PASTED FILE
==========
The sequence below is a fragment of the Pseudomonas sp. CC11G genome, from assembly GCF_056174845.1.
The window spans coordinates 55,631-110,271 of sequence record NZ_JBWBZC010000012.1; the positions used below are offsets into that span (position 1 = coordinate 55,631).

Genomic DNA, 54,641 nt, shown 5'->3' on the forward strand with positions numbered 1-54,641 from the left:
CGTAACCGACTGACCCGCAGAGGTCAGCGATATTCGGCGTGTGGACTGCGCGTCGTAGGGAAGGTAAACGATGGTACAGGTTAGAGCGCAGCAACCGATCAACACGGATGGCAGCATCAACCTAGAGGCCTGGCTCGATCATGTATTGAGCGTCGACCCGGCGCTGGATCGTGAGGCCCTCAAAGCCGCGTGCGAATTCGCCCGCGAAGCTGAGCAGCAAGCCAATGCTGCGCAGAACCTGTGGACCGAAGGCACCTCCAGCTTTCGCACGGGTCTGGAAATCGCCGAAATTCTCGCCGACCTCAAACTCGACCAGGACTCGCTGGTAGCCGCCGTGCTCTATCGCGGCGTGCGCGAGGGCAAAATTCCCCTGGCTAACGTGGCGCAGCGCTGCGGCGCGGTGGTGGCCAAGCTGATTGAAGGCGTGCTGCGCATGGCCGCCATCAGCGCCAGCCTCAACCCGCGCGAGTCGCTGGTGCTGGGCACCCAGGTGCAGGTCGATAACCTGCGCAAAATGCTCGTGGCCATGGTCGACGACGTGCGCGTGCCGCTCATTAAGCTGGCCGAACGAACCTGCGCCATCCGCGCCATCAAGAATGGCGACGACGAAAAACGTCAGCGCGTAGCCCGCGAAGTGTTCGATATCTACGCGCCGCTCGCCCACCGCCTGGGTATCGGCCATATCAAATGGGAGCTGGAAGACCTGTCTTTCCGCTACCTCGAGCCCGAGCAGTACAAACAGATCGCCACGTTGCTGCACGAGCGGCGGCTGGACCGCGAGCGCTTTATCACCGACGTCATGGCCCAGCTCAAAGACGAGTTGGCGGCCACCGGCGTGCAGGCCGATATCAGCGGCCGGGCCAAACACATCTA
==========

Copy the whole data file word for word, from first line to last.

The sequence below is a fragment of the Pseudomonas sp. CC11G genome, from assembly GCF_056174845.1.
The window spans coordinates 55,631-110,271 of sequence record NZ_JBWBZC010000012.1; the positions used below are offsets into that span (position 1 = coordinate 55,631).

Genomic DNA, 54,641 nt, shown 5'->3' on the forward strand with positions numbered 1-54,641 from the left:
CGTAACCGACTGACCCGCAGAGGTCAGCGATATTCGGCGTGTGGACTGCGCGTCGTAGGGAAGGTAAACGATGGTACAGGTTAGAGCGCAGCAACCGATCAACACGGATGGCAGCATCAACCTAGAGGCCTGGCTCGATCATGTATTGAGCGTCGACCCGGCGCTGGATCGTGAGGCCCTCAAAGCCGCGTGCGAATTCGCCCGCGAAGCTGAGCAGCAAGCCAATGCTGCGCAGAACCTGTGGACCGAAGGCACCTCCAGCTTTCGCACGGGTCTGGAAATCGCCGAAATTCTCGCCGACCTCAAACTCGACCAGGACTCGCTGGTAGCCGCCGTGCTCTATCGCGGCGTGCGCGAGGGCAAAATTCCCCTGGCTAACGTGGCGCAGCGCTGCGGCGCGGTGGTGGCCAAGCTGATTGAAGGCGTGCTGCGCATGGCCGCCATCAGCGCCAGCCTCAACCCGCGCGAGTCGCTGGTGCTGGGCACCCAGGTGCAGGTCGATAACCTGCGCAAAATGCTCGTGGCCATGGTCGACGACGTGCGCGTGCCGCTCATTAAGCTGGCCGAACGAACCTGCGCCATCCGCGCCATCAAGAATGGCGACGACGAAAAACGTCAGCGCGTAGCCCGCGAAGTGTTCGATATCTACGCGCCGCTCGCCCACCGCCTGGGTATCGGCCATATCAAATGGGAGCTGGAAGACCTGTCTTTCCGCTACCTCGAGCCCGAGCAGTACAAACAGATCGCCACGTTGCTGCACGAGCGGCGGCTGGACCGCGAGCGCTTTATCACCGACGTCATGGCCCAGCTCAAAGACGAGTTGGCGGCCACCGGCGTGCAGGCCGATATCAGCGGCCGGGCCAAACACATCTA